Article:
The 4A Roadster was introduced by Singer in 1950 and it varied only slightly from the Nine Roadster. The 4A did feature a four-speed gear box, which aiding in both the tractability and the flexibility throughout its speed range. The addition of the 4-speed gearbox also provided the Singer engineering department with the chance to redesign the shift lever position. Placed in a convenient spot that was comfortably reached by the driver, the 4 speed gearbox was much more pleasant as the old three speed lever curled awkwardly from underneath the dash. The steering wheel and seating were also improved slightly by modifying the placement of both to allow more knee room.
While the engine remained the same, the S.U. was switched out by a single Solex downdraft unit which may account for the increase of 1bhp. The rear axle was also redesigned to incorporate an offset spiral bevel and the addition of a bevel type differential instead of a spur gear. The bumpers were also updated to be stronger with more of a curl at the ends to up the safety factor.
The 4AB was basically indistinguishable from the 4A, the radiator and shell were both shortened, and ended at a neat valance at their base. Previously the shell had extended further than the bumper level on the roadster. The 4AB also received modified wings that now appeared more sweeping in appearance. The hood also was modified to reveal fixed sides with the top hinged centrally. The wheels on the 4AB were also updated to the slotted disc type. A new set of deeper, springy cushions were also added to this new model, along with higher back seats to add more comfort for driver and passengers.
Once again the 1074 cc engine remained the same, while the chassis only received additional stiffening at the front end. The coil and wishbone independent front suspension units were the major change to the Roadster series, and with these came a massive box section cross member to carry the weight. A three piece track rod with an idler shaft that connected to the steering box was added to the 4AB roadster which aided in modifying the steering. This process created a symmetrical layout that was conducive to fitting the car for either left of right hand drive. A forward mounted anti-roll bar was also added to the vehicle. The final update was the improvement from all mechanical to hybrid Girling hydro-mechanical braking system.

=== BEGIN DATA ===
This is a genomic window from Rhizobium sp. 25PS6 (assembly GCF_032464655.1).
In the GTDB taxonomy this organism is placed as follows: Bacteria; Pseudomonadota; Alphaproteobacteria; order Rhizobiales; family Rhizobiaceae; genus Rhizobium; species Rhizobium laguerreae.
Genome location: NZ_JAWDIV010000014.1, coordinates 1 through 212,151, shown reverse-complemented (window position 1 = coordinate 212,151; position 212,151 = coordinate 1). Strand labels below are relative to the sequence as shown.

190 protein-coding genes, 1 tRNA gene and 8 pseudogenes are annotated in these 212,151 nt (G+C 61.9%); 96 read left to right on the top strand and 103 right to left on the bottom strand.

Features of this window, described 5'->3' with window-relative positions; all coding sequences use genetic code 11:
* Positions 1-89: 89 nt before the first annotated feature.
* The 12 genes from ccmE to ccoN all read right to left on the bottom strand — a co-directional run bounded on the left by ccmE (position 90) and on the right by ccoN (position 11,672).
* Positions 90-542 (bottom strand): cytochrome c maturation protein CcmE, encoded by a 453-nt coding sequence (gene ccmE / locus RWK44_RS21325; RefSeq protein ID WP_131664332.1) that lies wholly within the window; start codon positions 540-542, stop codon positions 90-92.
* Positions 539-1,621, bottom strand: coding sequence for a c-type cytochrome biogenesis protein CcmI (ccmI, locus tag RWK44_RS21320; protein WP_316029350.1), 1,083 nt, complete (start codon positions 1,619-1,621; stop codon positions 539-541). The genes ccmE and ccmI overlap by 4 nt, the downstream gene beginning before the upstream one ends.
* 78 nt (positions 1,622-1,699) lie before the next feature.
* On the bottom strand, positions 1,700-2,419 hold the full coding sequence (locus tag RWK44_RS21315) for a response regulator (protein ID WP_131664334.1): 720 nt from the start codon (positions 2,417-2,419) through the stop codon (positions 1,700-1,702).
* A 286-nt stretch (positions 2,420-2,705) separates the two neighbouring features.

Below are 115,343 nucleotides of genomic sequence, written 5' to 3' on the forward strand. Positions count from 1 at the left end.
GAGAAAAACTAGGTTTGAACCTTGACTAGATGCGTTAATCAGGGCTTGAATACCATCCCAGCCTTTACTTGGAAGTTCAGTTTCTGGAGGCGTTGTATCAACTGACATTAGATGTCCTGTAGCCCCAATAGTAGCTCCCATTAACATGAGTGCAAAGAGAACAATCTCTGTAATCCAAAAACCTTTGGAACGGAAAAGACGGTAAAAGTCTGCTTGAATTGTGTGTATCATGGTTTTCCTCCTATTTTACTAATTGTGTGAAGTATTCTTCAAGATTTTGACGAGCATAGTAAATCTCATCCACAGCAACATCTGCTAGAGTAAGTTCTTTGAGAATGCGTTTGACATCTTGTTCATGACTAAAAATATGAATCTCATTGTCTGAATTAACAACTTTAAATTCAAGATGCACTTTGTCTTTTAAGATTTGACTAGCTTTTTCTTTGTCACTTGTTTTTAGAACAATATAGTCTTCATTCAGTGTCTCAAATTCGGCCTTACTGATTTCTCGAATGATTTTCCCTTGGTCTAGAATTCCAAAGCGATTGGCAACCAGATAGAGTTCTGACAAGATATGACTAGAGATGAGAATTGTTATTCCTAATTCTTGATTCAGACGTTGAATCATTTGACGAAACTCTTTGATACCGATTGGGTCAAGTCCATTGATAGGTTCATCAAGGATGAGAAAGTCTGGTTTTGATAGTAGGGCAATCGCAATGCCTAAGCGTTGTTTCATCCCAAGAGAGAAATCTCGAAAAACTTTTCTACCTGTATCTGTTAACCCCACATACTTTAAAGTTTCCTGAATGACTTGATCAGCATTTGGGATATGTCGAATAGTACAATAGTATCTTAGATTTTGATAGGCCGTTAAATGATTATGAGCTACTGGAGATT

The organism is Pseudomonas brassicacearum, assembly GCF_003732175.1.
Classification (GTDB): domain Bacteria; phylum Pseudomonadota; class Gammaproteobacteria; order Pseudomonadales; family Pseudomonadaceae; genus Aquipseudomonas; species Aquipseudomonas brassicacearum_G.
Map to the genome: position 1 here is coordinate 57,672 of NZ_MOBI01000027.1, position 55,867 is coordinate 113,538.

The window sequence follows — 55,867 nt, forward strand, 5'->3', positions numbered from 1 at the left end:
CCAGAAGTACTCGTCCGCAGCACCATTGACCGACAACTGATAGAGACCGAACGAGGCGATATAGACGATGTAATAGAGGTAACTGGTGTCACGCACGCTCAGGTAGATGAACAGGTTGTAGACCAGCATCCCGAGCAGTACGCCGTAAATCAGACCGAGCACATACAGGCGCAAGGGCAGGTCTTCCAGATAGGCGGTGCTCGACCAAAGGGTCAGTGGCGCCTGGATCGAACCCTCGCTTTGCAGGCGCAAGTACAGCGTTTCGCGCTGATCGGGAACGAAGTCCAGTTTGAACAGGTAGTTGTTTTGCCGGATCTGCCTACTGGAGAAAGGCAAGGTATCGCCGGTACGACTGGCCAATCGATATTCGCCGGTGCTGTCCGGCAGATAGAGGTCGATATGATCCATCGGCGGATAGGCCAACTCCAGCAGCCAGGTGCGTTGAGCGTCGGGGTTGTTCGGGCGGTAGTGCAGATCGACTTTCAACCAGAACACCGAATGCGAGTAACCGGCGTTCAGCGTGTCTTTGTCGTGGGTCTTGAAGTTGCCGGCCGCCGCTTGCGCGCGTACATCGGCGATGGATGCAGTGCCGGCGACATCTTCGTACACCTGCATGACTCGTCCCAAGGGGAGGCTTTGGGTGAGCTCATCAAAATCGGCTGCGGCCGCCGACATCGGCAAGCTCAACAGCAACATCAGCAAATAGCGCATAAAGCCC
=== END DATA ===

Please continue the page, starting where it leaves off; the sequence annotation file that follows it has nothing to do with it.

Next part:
Only ever a prototype, the 4AC Roadster was basically identical to the 4AB and the 4AD in terms of bodywork, but under the hood, instead of the 1047cc power-plant was a 1200cc engine (version of the SM 1500 saloon engine). Only about twelve 4AC's were ever built, yet never reached production.
Probably the most familiar Singer Roadster found in the North American Market, the 4AD was virtually identical to the 4AB in both bodywork and general specifications. The 4AD, 4AB and 4AC were all conceived in parallel during the '50 model year. Singer announced that both the 4AD and the 4AB were for the 1951 model. While the 4AB was intended for the home market, the 4AD was exclusively for export only.
The 4AD stood out from the 4AB by its bumpers which were updated to be much larger and more rounded. The taillights were now mounted on long extension housings that were attached to the rear fenders. A significant boost in power was also added under the hood in the 4AD. Both the SM 1500 and the 4AD shared the 1,497 cc block, while the 4AD engine production was now fully rationalized. An increase of 12 horsepower in comparison to the 4AB, the 4AD had some pep.
The end for independent designs, the Rootes Brothers bought the Singer Company in 1956 following financial difficulties for Singer. An upmarket version of the rear engined Hillman Imp, called the Chamois was the final car to carry the Singer name before it disappeared forever.By Jessica Donaldson